Nevertheless, FY 2015 has just begun, and the CR means that the budgets continue on autopilot until December, and scientists hope that by then the new Congress will successfully finalize a budget bill for the rest of the fiscal year. Until a budget is passed, agencies continue to fund their programs at FY 2014 levels, which has the result that “sequestration” spending reductions from the Budget Control Act of 2011 will remain in place. If Congress does not make an agreement to reduce or remove these budget constraints, discretionary spending will return to sequester levels in FY 2016 and will remain there for the rest of the decade, meaning continued challenges for investment in science and technology. Considering that mandatory spending, which includes Social Security and Medicare, will continue to grow relative to the discretionary budget (see this CBO report), future budget negotiations will become even more difficult to resolve.
STEM education and public outreach will be affected by the post-election Congress’s priorities as well. A couple months ago, Sen. J. Rockefeller (D-WV), introduced the America COMPETES Reauthorization Act. According to the Association of American Universities, the bill calls for “robust but sustainable funding increases for the [NSF] and National Institute for Standards and Technology” (NIST), and it supports each agency’s effort to improve education of future STEM professionals. However, support for the bill has not been sufficiently bipartisan to reauthorize it yet. Depending on the post-election environment, the Higher Education Act (HEA) reauthorization, introduced by Sen. T. Harkin (IA) might be more likely to pass. The HEA governs federal student aid, and considering that at least 70% of US university graduates are burdened with debt, this is clearly important. The bill would provide some relief for students by increasing state contributions to public universities and thereby reducing tuition fees, supporting community colleges, and expanding programs that allow high school students to earn college credits.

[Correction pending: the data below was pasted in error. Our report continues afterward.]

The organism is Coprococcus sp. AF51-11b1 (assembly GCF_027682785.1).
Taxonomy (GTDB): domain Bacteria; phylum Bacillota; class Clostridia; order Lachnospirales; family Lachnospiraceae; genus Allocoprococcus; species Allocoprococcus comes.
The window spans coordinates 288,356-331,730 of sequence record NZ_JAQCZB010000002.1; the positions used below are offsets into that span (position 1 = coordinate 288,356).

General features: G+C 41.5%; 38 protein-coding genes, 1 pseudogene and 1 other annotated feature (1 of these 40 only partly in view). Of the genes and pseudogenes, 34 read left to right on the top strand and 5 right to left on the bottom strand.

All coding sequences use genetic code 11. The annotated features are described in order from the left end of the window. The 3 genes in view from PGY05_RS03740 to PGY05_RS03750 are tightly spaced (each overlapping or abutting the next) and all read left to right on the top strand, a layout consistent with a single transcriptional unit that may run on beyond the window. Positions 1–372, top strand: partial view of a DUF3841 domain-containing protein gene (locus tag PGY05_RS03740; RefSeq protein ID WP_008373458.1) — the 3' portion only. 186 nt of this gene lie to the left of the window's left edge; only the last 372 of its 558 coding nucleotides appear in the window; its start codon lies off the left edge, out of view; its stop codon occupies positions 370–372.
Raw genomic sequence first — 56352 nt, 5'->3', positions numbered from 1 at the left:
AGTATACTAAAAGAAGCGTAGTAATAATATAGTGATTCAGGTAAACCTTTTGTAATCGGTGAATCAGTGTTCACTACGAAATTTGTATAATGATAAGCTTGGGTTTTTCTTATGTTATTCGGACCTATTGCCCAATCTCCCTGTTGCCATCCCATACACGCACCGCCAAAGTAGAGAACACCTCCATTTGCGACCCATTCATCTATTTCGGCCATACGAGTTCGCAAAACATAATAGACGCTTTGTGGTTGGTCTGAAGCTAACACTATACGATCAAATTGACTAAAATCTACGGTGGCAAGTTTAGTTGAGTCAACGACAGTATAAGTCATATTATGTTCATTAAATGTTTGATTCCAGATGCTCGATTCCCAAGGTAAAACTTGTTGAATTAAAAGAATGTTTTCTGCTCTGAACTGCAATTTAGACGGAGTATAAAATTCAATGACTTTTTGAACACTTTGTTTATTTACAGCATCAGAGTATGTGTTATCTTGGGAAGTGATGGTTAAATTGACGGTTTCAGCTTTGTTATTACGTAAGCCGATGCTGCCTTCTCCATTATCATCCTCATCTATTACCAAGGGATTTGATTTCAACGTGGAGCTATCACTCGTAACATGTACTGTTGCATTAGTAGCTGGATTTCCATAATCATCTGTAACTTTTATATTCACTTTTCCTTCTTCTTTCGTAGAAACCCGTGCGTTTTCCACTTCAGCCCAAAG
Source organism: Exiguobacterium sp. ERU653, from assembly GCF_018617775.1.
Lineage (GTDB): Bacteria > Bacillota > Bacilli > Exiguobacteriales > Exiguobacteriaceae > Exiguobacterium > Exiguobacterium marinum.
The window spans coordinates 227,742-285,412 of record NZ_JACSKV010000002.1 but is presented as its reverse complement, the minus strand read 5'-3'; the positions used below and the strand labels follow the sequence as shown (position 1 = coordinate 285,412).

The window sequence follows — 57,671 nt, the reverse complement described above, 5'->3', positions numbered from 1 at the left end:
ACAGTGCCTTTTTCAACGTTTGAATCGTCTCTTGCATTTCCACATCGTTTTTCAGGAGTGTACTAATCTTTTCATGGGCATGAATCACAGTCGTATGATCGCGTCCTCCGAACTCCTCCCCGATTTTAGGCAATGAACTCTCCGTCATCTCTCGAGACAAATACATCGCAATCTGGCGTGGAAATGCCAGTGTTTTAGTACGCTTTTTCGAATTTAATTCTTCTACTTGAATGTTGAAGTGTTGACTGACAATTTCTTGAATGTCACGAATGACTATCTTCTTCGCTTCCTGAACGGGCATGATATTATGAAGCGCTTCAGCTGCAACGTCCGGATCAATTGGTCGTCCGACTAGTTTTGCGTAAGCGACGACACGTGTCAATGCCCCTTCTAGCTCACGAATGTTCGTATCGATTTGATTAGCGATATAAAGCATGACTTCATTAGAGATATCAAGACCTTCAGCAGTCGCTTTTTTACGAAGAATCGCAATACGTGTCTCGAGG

Election Campaigns and Ballot Measures
In addition to these science research and education issues, science policy is also relevant in many midterm election campaigns and ballot measures. Climate change, energy policies, and the environment are the most prominent science policy issues and are playing a big role in campaign ads. With increased flooding in the eastern US and the ongoing drought and wildfire conditions in the southwest—motivating a $7.5 billion water bond in California (see this PPIC post for info)—global warming concerns many voters. However, a partisan divide persists, depending how poll questions are framed. Hydraulic fracturing (fracking) and the Keystone XL remain controversial as well, and anti-fracking measures were nearly included on Colorado and Michigan’s ballots. In addition, in another science policy issue, voters in Colorado and Oregon will decide on the labeling of foods containing genetically modified crops (GMOs).
Moreover, climate change is a major campaign issue in the race between Rep. Scott Peters (CA-52), and Carl DeMaio in San Diego County. This tossup race has gained national attention, and though both candidates acknowledge the science behind climate change, DeMaio has stated that more research is needed. (Both candidates recently visited us at UC San Diego.) Importantly, Peters serves on the House Science Committee, and committee members Alan Grayson (FL-9) and Ami Bera (CA-7) are in close races as well. The post-election House Science Committee could change shape. Climate change also plays a role in the election between Sen. Mark Udall (CO) and Rep. Cory Gardner and in the one between Gov. Rick Scott (FL) and Charlie Crist.
In any case, science policy issues are clearly important in this election, which will have important implications for investment in science research and education.
[Note that part of this post was adapted from an op-ed that I submitted last month to the Journal of Science Policy & Governance.]